05 Jan

Options Are Always Nice

A few days ago I wrote about the new features I have added to the FarmCam. While writing the entry I stumbled upon actions settings in EvoCam that allowed me even more flexibility in the ways I share the views. However, I had a few concerns before I could decide if it would be a viable replacement for the current method.

My experiments in the last few days have resulted in mixed — but encouraging — results, and as promised I am sharing them with you.

Good Things I Learned

EvoCam export action settings

EvoCam export action settings

First, a few of things I like about EvoCam’s time lapse export feature:

  • The process is self-contained. EvoCam acts as the file converter and the FTP client. I already use the FTP settings in the software to upload the still images, so when the time lapse movie is created by EvoCam, it easily uploads it to this website without having to use a third party FTP client.
  • Control over the frames per second (FPS) settings.  With the current process, I have no control over the frames per second, meaning that the speed of the daily video is going to be 30fps.  With the EvoCam settings I can decide just how fast the individual frames are displayed in the finished product. I have been experimenting with frame rates as low as 5, and as high as 15. The results are pleasing.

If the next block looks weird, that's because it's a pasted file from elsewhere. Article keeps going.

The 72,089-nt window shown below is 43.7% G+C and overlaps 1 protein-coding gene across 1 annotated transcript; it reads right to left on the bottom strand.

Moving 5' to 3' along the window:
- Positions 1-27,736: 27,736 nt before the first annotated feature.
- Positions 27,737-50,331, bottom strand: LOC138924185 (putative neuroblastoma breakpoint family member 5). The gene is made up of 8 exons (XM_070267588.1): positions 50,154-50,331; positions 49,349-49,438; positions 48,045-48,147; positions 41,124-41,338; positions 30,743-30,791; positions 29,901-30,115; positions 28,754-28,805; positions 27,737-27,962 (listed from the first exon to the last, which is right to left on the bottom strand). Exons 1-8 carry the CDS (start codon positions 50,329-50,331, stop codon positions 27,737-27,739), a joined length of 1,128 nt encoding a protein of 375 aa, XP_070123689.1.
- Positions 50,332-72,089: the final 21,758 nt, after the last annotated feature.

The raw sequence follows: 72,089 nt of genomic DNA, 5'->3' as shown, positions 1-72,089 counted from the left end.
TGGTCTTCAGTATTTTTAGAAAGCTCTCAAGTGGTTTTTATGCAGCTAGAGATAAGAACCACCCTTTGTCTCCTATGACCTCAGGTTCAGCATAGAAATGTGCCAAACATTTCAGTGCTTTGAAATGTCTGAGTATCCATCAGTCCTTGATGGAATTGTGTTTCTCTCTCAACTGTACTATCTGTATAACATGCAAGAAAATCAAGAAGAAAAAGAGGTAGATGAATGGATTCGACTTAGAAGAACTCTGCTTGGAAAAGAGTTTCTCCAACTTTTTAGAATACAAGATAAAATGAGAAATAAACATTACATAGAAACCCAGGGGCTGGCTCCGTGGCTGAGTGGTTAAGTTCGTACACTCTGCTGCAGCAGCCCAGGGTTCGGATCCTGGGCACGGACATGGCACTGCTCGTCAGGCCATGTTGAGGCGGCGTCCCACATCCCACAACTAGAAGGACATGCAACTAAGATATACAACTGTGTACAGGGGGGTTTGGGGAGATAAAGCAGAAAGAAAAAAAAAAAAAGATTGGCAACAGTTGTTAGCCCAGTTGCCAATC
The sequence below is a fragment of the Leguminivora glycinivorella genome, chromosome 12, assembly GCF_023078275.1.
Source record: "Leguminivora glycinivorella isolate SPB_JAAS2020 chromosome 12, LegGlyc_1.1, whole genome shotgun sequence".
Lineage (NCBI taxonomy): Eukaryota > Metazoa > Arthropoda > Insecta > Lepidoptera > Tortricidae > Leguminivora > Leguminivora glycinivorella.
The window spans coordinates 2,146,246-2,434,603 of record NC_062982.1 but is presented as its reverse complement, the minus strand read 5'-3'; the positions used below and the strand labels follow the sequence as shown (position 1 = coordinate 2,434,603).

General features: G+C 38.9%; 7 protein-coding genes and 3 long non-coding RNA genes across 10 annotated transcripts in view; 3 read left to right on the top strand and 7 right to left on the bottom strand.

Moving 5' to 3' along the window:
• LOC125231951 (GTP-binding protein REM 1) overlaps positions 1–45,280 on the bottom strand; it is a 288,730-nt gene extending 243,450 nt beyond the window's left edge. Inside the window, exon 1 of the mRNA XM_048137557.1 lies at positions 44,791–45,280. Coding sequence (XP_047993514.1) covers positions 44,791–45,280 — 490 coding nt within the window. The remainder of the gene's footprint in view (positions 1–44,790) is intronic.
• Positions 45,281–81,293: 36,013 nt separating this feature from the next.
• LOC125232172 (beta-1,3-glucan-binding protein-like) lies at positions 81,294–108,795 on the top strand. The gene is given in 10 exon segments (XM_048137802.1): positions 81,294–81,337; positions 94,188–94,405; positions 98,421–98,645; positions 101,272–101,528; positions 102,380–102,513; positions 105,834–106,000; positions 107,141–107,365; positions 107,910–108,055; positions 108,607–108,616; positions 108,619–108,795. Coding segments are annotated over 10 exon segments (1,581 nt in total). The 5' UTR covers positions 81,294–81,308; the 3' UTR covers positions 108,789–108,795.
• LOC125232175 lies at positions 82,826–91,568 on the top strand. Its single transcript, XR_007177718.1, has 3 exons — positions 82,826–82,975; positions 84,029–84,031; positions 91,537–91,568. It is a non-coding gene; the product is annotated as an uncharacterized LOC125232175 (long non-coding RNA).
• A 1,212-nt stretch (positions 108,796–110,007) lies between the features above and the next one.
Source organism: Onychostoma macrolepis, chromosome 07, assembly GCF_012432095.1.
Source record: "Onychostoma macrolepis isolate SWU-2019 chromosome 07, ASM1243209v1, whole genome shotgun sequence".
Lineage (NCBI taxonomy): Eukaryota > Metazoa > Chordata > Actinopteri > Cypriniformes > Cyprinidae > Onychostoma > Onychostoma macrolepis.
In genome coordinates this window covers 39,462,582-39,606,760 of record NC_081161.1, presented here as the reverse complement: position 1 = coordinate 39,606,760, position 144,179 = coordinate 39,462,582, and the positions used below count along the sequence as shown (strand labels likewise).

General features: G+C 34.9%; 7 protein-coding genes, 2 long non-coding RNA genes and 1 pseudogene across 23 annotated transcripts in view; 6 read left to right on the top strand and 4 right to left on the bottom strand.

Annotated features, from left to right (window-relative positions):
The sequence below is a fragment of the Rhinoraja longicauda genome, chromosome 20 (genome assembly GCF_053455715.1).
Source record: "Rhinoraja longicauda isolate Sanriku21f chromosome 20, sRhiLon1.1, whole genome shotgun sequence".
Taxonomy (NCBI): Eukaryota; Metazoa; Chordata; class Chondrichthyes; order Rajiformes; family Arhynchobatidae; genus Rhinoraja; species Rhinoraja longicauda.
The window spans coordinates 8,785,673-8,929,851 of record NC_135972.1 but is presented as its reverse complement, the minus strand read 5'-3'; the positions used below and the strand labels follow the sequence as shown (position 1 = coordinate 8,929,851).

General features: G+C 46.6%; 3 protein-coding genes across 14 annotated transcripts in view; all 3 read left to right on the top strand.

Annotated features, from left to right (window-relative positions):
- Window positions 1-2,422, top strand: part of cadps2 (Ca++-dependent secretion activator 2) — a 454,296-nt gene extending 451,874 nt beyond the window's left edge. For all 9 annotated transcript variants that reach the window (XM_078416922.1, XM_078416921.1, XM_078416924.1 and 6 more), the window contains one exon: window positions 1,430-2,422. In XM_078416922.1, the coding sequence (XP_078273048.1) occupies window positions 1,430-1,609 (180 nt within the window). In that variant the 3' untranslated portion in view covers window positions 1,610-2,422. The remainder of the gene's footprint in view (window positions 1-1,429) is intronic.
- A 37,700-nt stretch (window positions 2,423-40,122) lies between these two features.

Minor Downsides

Some downsides do exist, but EvoCam helps minimize some of the impacts:

  • By slowing the video down, I make for a longer watching experience. This wouldn’t be an issue if most of the videos — especially in winter! — weren’t complete darkness; however, since making the adjustments to the white balance settings, that is the case. The solution to this, so far, has been to use EvoCam’s light detection feature. Each video starts just around daybreak, and ends just after sunset. The drawback, is that any celestial movements such as the moon or bright stars are missed.

    EvoCam light detection settings